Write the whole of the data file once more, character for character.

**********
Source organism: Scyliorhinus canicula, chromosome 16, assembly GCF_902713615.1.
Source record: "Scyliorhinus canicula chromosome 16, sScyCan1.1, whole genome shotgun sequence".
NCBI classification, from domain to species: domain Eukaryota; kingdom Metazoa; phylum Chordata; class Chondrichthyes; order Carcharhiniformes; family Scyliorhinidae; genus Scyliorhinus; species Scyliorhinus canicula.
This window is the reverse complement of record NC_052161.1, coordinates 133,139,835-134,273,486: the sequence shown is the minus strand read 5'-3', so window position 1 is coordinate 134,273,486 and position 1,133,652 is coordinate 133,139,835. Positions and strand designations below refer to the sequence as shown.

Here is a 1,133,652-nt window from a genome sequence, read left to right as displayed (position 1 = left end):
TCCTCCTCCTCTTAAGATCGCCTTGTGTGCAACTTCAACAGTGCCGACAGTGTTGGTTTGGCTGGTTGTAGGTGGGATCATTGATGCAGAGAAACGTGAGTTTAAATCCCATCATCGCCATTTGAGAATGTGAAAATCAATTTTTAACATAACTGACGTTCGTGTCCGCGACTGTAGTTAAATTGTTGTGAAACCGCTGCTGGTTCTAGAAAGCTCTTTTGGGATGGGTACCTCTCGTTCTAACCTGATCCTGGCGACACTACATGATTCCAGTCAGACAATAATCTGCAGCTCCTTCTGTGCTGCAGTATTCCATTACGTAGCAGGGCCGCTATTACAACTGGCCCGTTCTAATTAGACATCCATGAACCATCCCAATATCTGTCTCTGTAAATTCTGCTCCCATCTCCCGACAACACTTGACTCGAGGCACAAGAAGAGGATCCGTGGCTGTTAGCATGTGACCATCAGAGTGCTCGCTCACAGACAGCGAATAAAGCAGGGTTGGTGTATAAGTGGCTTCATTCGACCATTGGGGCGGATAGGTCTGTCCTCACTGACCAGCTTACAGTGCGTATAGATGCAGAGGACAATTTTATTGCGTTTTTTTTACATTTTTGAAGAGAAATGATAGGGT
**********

Source organism: Scyliorhinus canicula, chromosome 16, assembly GCF_902713615.1.
Source record: "Scyliorhinus canicula chromosome 16, sScyCan1.1, whole genome shotgun sequence".
NCBI classification, from domain to species: domain Eukaryota; kingdom Metazoa; phylum Chordata; class Chondrichthyes; order Carcharhiniformes; family Scyliorhinidae; genus Scyliorhinus; species Scyliorhinus canicula.
This window is the reverse complement of record NC_052161.1, coordinates 133,139,835-134,273,486: the sequence shown is the minus strand read 5'-3', so window position 1 is coordinate 134,273,486 and position 1,133,652 is coordinate 133,139,835. Positions and strand designations below refer to the sequence as shown.

Here is a 1,133,652-nt window from a genome sequence, read left to right as displayed (position 1 = left end):
TCCTCCTCCTCTTAAGATCGCCTTGTGTGCAACTTCAACAGTGCCGACAGTGTTGGTTTGGCTGGTTGTAGGTGGGATCATTGATGCAGAGAAACGTGAGTTTAAATCCCATCATCGCCATTTGAGAATGTGAAAATCAATTTTTAACATAACTGACGTTCGTGTCCGCGACTGTAGTTAAATTGTTGTGAAACCGCTGCTGGTTCTAGAAAGCTCTTTTGGGATGGGTACCTCTCGTTCTAACCTGATCCTGGCGACACTACATGATTCCAGTCAGACAATAATCTGCAGCTCCTTCTGTGCTGCAGTATTCCATTACGTAGCAGGGCCGCTATTACAACTGGCCCGTTCTAATTAGACATCCATGAACCATCCCAATATCTGTCTCTGTAAATTCTGCTCCCATCTCCCGACAACACTTGACTCGAGGCACAAGAAGAGGATCCGTGGCTGTTAGCATGTGACCATCAGAGTGCTCGCTCACAGACAGCGAATAAAGCAGGGTTGGTGTATAAGTGGCTTCATTCGACCATTGGGGCGGATAGGTCTGTCCTCACTGACCAGCTTACAGTGCGTATAGATGCAGAGGACAATTTTATTGCGTTTTTTTTACATTTTTGAAGAGAAATGATAGGGT